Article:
COMMENTARY| The Cincinnati Reds may have inquired about Philadelphia Phillies' third baseman Michael Young last week, but hopefully the Reds interest in Young is not a priority. As much of a potential match as Young would be for the two-hole in the Reds' batting order between Shin-Soo Choo and Joey Votto, the overall fit of Young could cost the Reds more than the team would gain.
Other Teams' Interest
If the Boston Red Sox, New York Yankees and even Texas Rangers are in the mix for Young, the Reds' affordability of Young drops both financially and in terms of prospect price. How much of Young's $16-million base salary a trade partner is wiling to eat will go a long way in determining whether or not the Phillies will dump Young, even if the team still expects to contend in a weak NL East. The Rangers are already paying $10 million of Young's 2013 salary, so the Phillies may be willing to prioritize prospect quality than sheer cash from the Rangers for Young. That boost in prospect price might force the Reds to cough up more than just a mid-tier prospect like Neftali Soto or a rookie like Derrick Robinson to acquire Young or else require the Reds to pay more millions than they would like for his addition.
Young's Position Limitations
At 36 years old, Young is best suited for first and third base in the field but could also probably play second. The Reds already have Votto and Brandon Phillips on the right side of the infield, and the idea of replacing Todd Frazier with Young is not a good one. As of July 25, Frazier actually has a slightly higher on-base percentage this season than Young (.344 to .342) and more pop in his bat. Frazier is also better defensively, not only in terms of fielding percentage (.976 to .961) but also in terms of range and arm strength. The notion that Frazier could shift to left field -- where he has played in just 13 big-league games -- is also misguided. Adding Frazier to the left field mix just makes the position more crowded, and the likely return of injured starting left fielder Ryan Ludwick by mid-August would leave either Frazier in the lurch or the Reds stuck with Young as an expensive bench player. The Reds would be better off batting Frazier second than they would be trading for Young to do the same and take over for Frazier.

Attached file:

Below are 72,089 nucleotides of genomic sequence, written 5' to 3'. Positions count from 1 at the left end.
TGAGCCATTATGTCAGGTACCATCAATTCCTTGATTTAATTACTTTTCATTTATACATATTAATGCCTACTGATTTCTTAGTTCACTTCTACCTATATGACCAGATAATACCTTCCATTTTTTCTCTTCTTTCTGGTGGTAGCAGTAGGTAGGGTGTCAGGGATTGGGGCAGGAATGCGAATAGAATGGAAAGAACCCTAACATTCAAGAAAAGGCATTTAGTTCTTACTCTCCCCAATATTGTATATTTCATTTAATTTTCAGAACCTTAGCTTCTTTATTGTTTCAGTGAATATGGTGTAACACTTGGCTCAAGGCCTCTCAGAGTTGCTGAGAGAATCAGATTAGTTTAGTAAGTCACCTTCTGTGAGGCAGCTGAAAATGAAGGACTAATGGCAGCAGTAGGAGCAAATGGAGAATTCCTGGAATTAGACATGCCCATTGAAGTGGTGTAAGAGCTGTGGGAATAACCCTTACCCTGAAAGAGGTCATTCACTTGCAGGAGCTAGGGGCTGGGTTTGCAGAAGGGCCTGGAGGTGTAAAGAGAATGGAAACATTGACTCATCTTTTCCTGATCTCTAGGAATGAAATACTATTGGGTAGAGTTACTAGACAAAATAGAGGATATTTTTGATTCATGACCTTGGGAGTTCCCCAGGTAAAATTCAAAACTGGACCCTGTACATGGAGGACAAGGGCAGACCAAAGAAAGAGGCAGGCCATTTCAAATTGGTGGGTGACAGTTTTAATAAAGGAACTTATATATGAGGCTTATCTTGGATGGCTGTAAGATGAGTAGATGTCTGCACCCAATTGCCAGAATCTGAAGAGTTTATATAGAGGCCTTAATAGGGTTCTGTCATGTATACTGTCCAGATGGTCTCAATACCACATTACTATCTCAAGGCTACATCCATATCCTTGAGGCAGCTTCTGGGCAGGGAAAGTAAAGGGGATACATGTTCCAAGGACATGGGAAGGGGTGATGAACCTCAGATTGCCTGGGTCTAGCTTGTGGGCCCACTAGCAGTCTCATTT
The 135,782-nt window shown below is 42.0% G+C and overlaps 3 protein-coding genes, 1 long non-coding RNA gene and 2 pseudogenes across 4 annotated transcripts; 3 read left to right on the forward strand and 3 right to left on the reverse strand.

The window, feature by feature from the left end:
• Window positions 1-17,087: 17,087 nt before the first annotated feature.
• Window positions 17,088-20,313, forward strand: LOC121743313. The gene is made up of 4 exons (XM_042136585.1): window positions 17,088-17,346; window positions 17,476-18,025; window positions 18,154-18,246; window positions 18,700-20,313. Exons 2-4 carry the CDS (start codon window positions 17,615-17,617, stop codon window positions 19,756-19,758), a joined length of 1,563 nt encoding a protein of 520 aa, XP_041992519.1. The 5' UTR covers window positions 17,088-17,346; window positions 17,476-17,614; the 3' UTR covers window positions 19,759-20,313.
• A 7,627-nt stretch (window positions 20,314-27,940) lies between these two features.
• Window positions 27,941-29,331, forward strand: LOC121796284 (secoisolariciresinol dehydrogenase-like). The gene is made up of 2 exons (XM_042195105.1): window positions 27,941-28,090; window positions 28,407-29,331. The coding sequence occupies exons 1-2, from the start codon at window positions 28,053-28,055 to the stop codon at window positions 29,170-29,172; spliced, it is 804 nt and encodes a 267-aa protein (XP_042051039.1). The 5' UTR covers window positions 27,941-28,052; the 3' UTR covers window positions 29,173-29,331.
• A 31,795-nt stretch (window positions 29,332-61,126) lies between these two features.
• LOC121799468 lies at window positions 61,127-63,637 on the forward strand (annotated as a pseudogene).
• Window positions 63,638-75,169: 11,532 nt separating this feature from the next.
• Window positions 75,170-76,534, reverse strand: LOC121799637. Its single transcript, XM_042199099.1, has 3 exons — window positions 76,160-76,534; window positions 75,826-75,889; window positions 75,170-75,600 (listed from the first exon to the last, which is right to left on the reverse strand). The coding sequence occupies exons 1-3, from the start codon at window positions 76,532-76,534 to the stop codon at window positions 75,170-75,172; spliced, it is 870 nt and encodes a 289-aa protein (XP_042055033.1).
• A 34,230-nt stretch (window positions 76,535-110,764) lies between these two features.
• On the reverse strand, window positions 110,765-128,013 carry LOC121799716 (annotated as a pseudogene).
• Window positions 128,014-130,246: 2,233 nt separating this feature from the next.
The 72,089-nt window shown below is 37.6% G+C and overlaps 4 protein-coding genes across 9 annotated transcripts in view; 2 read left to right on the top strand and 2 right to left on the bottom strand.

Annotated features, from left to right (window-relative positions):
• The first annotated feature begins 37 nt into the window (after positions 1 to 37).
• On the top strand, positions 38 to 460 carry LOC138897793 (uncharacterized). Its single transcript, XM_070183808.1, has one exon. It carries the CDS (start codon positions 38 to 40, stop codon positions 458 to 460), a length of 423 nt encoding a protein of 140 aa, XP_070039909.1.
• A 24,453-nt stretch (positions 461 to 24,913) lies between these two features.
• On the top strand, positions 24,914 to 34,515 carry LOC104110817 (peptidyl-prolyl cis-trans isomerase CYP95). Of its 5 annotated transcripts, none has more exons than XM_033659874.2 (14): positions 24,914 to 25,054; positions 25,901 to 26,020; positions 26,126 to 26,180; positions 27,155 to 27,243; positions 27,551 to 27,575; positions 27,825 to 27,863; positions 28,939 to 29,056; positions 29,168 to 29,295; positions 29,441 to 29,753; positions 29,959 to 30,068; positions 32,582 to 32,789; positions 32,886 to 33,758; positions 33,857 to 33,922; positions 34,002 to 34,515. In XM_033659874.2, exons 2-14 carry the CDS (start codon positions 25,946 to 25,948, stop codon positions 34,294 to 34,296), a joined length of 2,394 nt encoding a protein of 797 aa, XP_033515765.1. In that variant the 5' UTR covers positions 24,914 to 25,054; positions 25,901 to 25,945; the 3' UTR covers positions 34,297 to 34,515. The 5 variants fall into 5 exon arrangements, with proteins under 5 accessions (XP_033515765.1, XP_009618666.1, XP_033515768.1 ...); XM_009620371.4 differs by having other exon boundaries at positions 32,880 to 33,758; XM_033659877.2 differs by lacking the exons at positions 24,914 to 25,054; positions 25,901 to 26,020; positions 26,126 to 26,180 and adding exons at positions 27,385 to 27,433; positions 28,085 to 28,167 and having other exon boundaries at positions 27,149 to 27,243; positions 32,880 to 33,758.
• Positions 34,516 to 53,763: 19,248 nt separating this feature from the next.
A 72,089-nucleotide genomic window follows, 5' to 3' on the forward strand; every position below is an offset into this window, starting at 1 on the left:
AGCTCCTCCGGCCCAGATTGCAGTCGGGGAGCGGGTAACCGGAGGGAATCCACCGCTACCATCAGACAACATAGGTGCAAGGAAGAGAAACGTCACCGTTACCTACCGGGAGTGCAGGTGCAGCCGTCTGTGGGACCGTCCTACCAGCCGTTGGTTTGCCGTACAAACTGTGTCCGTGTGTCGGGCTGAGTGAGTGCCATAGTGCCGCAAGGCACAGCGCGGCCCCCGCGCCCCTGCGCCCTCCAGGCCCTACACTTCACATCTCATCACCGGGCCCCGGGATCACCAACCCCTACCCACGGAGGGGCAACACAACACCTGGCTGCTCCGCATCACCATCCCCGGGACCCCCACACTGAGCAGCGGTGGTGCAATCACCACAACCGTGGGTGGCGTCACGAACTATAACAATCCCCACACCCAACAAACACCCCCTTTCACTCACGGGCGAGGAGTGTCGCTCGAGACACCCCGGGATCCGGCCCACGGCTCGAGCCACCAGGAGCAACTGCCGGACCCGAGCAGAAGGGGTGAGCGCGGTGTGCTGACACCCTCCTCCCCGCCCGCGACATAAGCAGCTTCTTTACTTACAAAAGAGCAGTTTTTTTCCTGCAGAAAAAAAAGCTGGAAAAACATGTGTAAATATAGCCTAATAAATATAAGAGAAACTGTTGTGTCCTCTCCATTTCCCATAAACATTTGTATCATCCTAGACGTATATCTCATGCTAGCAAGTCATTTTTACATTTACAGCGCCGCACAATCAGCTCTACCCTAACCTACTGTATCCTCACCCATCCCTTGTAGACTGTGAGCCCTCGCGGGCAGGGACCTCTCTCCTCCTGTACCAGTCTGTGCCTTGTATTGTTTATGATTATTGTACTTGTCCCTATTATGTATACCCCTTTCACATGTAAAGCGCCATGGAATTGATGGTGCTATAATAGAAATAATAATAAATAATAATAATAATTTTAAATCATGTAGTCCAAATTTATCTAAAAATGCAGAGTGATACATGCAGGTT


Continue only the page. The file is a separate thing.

Marginal Veteran Presence
The Reds definitely benefited from the presence of Scott Rolen during the 2010 and 2012 seasons, in which the team won the NL Central, but comparing the intangible value of Rolen's veteran leadership to that of Young's would be a mistake in the case of the 2013 Reds. Rolen bridged the gap for a young team of players who largely processed through the minors together until the youthful, homegrown group gained the seasoning that would enable them to move forward on their own without Rolen or any other veteran presence in his stead.
The Reds will gain more veteran leadership through the return of Ludwick than they would through the addition of Young because Ludwick has already proven he is a key member of this Reds' team. The sooner the Reds' players approaching the prime of their careers collectively lead, the better the team will be, and there's no better time than now to test the leadership of these players. Young may have a pair of recent World Series trips under his belt, but his days as a .300 hitter with doubles power are over.
The Reds are better off if they pass on Michael Young unless the Phillies are willing to pay the Reds to take him for little prospect value in return.
Robb Hoff has worked as a freelance researcher for ESPN's production and news departments for the past five years. You can read his articles about the 2012 Reds' season here.
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- Michael Young
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